EYAS.

A charming NY Times story by Melissa Sanford on the perilous flight training of urban falcons (the NY Times link generator won’t give me a blogsafe link for some reason, so this link will rot in a week) says “It takes a young falcon, known as an eyas, a week or so to learn to fly,” which of course sent me to the dictionary to find out how to pronounce eyas. It’s EYE-as, and the etymology turns out to be worth knowing as well: Middle English eias, from an eias, alteration of *a nias, an eyas, from Old French niais, from Latin ni:dus, nest; see sed- in Indo-European roots (AHD). So eyas, like orange and umpire, is the result of metanalysis (false division of the article + noun unit: “a nias” > “an eyas”). Another piquant fact: the French word niais, which once had the same meaning as the English word, now means ‘silly’ (or, in the words of Larousse, ‘simple, un peu sot’).

Comments

  1. Another one for the metanalysis list: OE nædre > MnE adder

  2. joe tomei says:

    Since long range relationships always seem to arouse the comment gods around here, I thought that I would pass this on, especially since I just got my copy of Gamkrelidze and Ivanov _Indo-European and the Indo-Europeans_ today (because of the high spending ways of the Japanese ministry of education, thank you very much.) and your citation of *sed- got me going.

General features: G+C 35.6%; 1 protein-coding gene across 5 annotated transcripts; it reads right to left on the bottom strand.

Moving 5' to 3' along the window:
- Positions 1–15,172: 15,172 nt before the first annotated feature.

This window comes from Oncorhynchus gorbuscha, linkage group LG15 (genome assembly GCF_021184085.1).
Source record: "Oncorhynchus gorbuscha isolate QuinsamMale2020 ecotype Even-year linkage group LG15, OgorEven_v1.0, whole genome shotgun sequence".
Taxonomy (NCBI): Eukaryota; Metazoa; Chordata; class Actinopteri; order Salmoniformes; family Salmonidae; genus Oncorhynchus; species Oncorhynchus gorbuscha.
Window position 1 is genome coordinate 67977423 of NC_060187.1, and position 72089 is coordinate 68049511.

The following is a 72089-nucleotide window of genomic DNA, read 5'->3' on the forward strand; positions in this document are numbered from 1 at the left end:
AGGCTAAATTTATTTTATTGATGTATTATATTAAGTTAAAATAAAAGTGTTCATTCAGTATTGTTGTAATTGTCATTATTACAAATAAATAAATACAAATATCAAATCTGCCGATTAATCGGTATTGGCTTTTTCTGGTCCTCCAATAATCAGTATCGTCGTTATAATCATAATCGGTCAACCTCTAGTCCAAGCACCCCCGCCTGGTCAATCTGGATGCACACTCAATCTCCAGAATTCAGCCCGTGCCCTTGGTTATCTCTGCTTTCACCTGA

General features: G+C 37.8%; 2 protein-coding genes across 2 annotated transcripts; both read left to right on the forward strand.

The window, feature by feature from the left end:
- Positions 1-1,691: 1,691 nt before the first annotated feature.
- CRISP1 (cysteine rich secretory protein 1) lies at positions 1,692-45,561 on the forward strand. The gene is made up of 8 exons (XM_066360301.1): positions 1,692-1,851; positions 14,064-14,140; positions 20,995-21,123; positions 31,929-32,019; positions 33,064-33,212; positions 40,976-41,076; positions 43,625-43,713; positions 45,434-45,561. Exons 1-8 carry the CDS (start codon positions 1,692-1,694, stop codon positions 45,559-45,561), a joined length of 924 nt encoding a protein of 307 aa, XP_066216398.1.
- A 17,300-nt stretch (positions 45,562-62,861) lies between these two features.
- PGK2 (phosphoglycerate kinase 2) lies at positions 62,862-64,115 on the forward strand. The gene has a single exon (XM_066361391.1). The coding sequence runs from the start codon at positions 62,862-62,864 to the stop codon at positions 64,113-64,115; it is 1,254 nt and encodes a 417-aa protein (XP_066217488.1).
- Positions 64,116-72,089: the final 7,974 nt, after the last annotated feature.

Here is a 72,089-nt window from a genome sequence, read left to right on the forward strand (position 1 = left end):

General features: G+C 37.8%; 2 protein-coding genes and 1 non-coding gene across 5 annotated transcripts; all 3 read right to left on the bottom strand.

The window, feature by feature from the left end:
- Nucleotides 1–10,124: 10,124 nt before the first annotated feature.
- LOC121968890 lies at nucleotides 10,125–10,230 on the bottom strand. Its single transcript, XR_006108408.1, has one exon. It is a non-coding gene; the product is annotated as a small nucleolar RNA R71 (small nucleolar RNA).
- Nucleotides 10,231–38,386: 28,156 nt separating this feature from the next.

At any rate, I’m looking up *sed- and the PIE form for sit they list is *set- rather than *sed- (they argue for a more “phonologically natural” interpretation of Bartholomae’s law, see this PDF for an explanation here ) Trying to figure out why they change the final consonant, I see that they also list *es- as a root for sit, so more digging. They seem to extend (I think) Meillet’s observation (which is that IE gender arises from an animate/impersonal division) and argue for doublet verb lexemes for active and inactive classes, so that there is a verb form for animate objects and one for inanimate objects with verbs like be, stand, lie/sleep, and sit given as examples. They present a lot more info about the distinction. and there are others who have explored/are exploring this, check out 2.2 here
    So, having argued for a second root for sit that was *es- (which they relate to Sanskrit a:s-, Avestan a:s-/a:h-, Hittite eš-, and Greek he:stai ‘sits’), they then suggest a connection to Hurrian ašš- and Urartean aš-, which then suggests a connection to Proto-Uralic *ase- (there should be an acute accent over the s)
    Apologies in advance for using your post as an excuse to dip into G&I, but my 5 year old doesn’t appreciate how cool this is.

  3. I always welcome my posts being used as excuses to dip into the farther reaches of language history! I am, as you probably know, skeptical of attempts to connect IE to other language families, but am always willing to examine the evidence; I’ll have to see if the NYPL has Gamkrelidze and Ivanov so I can take a look.

  4. joe tomei says:

    I should note that the work doesn’t aim to link PIE with other Proto languages, but rather to do a reconstruction of IE that takes into account typology and the information from Hittite. They note the connection and cite Illi?-Svity? in this regard. It is translated from Russian by Johanna Nichols, and the preface should be quite interesting for you.

  5. Better and better. I’ll look for it.

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